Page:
Wyatt Hardy, PLC

Criminal, Family and Probate Law

Wyatt Hardy, PLC

Criminal, Family and Probate Law


Protecting Clients’ Rights. Working To Solve Problems.

How will a court decide who should get custody of my child?

On Behalf of | Jun 20, 2019 | Firm News

Child custody can be a point of contention for many divorcing couples. If you are used to seeing your child every day, it may seem unsettling to think that this routine could change, and it can be painful to think your ex-spouse might benefit from your lost time with your child. Although it can be challenging to set aside your own feelings, your child’s needs should be at the forefront of any custody decision you make.

However, sometimes parents reach opposing views on what would benefit the child most. If you and your ex cannot come to an agreement on child custody matters, a court may need to step in and award custody as it sees fit.

A childs best interests take priority

If a court ends up deciding on the custody of your child, it will do so based on your child’s welfare and best interests. A child’s best interests usually involve maintaining a relationship with both parents, so Arkansas courts prefer to award joint child custody whenever possible.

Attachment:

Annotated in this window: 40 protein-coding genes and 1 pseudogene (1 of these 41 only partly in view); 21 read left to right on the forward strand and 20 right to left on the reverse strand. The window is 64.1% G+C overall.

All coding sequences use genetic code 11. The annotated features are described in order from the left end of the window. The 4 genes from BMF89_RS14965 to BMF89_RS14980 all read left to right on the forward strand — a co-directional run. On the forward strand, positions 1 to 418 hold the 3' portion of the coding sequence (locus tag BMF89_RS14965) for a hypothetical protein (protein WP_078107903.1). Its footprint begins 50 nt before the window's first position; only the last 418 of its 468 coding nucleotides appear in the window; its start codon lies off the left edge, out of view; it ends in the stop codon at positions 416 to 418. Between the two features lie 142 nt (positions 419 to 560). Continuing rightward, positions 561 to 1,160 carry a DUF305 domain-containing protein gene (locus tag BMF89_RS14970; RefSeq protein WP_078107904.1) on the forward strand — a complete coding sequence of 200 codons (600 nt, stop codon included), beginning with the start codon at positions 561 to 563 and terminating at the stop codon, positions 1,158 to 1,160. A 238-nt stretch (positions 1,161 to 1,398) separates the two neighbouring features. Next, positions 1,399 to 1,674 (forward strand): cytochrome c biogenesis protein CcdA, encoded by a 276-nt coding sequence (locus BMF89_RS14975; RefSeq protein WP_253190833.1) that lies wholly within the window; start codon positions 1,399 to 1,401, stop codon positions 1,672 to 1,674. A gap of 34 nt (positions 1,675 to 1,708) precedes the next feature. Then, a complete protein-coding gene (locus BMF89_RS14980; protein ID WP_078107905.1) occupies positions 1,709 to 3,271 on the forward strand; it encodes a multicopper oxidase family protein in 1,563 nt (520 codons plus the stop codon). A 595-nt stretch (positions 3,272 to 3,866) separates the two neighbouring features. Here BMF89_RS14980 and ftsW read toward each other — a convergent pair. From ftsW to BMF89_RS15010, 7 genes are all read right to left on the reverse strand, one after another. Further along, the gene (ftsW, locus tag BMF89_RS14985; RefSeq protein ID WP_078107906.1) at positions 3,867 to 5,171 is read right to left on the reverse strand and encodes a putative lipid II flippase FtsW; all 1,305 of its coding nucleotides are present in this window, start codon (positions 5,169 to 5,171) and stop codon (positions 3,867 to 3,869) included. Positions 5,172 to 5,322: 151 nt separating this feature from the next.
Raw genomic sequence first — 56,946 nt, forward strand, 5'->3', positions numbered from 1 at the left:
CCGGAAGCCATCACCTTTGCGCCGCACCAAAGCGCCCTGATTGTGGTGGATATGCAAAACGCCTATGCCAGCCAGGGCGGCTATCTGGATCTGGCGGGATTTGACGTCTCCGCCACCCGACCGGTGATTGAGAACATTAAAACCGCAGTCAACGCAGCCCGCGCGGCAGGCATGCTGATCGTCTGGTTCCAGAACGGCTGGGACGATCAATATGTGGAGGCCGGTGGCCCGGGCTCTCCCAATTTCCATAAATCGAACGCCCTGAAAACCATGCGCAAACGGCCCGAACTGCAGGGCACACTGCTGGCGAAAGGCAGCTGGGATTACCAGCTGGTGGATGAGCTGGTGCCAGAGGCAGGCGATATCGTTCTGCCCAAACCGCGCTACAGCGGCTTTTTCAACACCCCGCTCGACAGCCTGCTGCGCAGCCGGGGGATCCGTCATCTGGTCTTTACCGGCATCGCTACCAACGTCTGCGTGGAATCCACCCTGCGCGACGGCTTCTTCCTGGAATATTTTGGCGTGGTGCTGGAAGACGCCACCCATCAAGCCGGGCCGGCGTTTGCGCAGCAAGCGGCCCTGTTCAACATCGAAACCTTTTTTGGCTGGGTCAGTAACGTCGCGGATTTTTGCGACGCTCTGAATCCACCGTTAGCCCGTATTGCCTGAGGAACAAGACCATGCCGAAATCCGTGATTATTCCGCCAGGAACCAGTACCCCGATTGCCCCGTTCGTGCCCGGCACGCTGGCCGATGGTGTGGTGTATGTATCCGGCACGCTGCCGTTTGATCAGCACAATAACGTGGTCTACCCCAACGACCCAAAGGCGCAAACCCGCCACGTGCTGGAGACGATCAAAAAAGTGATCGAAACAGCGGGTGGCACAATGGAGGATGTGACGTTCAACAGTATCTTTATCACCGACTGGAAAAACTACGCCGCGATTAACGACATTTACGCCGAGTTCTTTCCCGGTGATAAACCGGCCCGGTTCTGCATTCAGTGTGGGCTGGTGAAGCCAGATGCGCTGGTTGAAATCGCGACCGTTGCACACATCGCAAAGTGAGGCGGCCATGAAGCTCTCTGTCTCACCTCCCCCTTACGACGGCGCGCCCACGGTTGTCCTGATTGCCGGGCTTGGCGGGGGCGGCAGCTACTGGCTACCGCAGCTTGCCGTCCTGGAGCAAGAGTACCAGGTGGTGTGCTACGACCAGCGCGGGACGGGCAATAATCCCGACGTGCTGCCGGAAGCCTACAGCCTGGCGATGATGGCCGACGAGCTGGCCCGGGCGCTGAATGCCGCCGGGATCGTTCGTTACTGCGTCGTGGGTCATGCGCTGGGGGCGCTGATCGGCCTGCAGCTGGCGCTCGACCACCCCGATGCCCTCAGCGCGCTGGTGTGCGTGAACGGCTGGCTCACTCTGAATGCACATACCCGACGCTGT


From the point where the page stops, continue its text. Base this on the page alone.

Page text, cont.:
Joint custody involves both parents sharing the child’s time and the parenting responsibilities. Joint custody does not necessarily require an equal split of a child’s time, but the split usually ends up being close to equal.

Joint custody is sometimes not appropriate

Courts generally try to award custody in such a way that the child can experience frequent and continuing contact with both parents. However, when joint custody is not in a child’s best interests, a court may award primary custody to one parent.

This may occur if evidence strongly shows a parent’s pattern of intentionally causing conflict and disrupting the current custody arrangement. This may also occur in cases involving a parent that has committed domestic violence or who is a sex offender.

Unless the child’s safety is at risk, the court may award visitation time to the parent who does not have primary custody. Visitation time could be unsupervised or supervised, depending on the unique situation.

While it may not always be possible to collaborate with your ex, you should make sure your child’s needs are always put first when child custody decisions are being made. A full understanding of how courts make custody decisions may help you better advocate on your child’s behalf.